More often than not, you’ve probably run into a scenario like this; you’re playing a game and you realize that there’s a small gap in the engagement that could be fixed with a small update. Perhaps you thought the game needed a way to play it through a mobile device, or even considered asking for a private messaging system. Sometimes extra features are needed to flesh out a game, but these extra functions add up and will eventually drain your workforce. Frankly, there are some features that you can go without. Being able to separate the crucial features from the unnecessarily fluffy ones will make all the difference.


You don’t always need character customization.

Character customization is a great way to help a player insert themselves into a world, but if there’s no depth to the world then reconsider why a character would need to be heavily immersed in said world. Your first-person game, for the most part, doesn’t need character customization. Sure, you might cry out, “But what about Team Fortress 2!” or “But what about “Call of Duty!” However, these games still have a reason for character customization. They are multiplayer games, other people will be seeing your character. On the other hand, if your game is single player and first person, yet you still want to add character customization because of how popular a feature it is, you’ve now crossed into the realm of useless.

Another thing about customization is that when developing a character, their wardrobe is part of their personality. Limiting the character’s wardrobe lets the writing team imply characteristics about that character. Looks at skins from League of Legends. Sure, many of them completely clash with the setting- however they are all designed to still fit within the theme of that character.


Social integration can be more annoying than helpful.

While urging players to share screenshots of their gameplay might sound like free advertisement, it can also be incredibly pushy. Social integration can help a game become successful, but a majority of players will share the game on their own if they are having a good time.  Why harass players to talk about the game when they can just willfully share their positive experiences? Granted, features that make it easier to share these experiences are not bad. In fact, these types of features are better, as they lower the amount of effort your players need to put in  if they want to share the game on their own.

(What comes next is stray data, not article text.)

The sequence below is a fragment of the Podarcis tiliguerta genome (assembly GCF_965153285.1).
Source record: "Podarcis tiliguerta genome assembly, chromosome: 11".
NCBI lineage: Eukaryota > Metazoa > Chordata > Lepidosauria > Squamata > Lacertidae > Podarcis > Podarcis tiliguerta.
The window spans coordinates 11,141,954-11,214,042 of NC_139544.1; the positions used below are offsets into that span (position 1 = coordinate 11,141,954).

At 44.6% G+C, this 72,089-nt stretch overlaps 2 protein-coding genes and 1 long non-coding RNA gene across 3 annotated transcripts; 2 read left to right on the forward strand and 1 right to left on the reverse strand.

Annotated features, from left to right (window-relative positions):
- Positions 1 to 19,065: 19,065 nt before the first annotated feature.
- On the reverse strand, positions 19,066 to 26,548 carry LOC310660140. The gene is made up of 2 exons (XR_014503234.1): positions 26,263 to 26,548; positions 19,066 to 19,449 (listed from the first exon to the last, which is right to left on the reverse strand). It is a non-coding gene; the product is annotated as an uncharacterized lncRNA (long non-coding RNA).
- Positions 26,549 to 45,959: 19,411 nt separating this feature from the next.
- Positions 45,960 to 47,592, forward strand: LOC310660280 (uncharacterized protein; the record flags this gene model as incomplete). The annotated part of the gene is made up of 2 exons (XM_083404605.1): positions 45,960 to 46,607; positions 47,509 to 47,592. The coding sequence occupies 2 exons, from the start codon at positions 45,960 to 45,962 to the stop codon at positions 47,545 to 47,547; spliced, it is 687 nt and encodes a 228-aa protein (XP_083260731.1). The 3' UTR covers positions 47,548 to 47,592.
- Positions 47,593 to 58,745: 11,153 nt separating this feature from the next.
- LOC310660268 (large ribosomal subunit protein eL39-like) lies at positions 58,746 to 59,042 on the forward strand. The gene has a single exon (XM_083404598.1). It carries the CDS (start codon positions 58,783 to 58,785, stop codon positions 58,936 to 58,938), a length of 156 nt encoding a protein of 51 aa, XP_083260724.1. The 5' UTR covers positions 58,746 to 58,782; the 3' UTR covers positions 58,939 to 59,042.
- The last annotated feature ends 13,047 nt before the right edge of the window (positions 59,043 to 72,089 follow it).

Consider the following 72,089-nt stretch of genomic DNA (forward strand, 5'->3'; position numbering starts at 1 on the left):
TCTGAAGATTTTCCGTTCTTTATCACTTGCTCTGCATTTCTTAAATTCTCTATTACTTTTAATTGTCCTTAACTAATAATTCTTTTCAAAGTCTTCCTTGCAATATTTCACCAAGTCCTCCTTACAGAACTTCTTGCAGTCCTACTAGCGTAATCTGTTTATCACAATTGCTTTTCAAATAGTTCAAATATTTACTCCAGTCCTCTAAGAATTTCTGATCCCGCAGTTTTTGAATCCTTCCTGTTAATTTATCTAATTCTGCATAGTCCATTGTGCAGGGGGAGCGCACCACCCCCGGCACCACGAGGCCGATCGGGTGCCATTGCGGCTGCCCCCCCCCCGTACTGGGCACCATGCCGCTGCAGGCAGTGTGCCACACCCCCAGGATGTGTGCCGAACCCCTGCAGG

Instead of providing players prompts to post content to their social-media connections, look into creating witty scenarios in the story that are worth sharing. Games with something interesting, charming, or touching will find their screenshots posted to social media sites like Reddit or Facebook and generate an external conversation.




Hard and punishing mechanics aren’t a requirement for a good game.

With the recent release of the Dark Souls sequel, there’s buzz about game difficulty. While some players will claim that the Souls series is punishing, abusive, and aren’t intuitive, others would say that it’s a dance of skill, awareness, and practice.  However, games don’t need to be hard to be enjoyable; there will always be a place for games that have simple mechanics.

As a developer your main goal will continue to be pushing and encouraging the audience to progressively improve throughout the game, but making the game a frustrating experience doesn’t innately make the game better.  Instead of working on making levels punishing and more difficult, spend the time to design levels with forethought, intent, and attention to the flow of the level.

No, your game doesn’t need to feature mini-games.

While some games can rock mini games such as Triple Triad or an in-game casino, they’re not necessary. Deviating from the core game to spend time making mini-games can detract from the time that could be spent on refining the core game. Once your game is polished and ready for the masses, look into secondary features to give players a break.

When players are aching for content, don’t make the mistake of providing them with superficial updates and mini games. Players craving an update to story or mechanics will take the update negatively and this will undermine any future developments the team makes.


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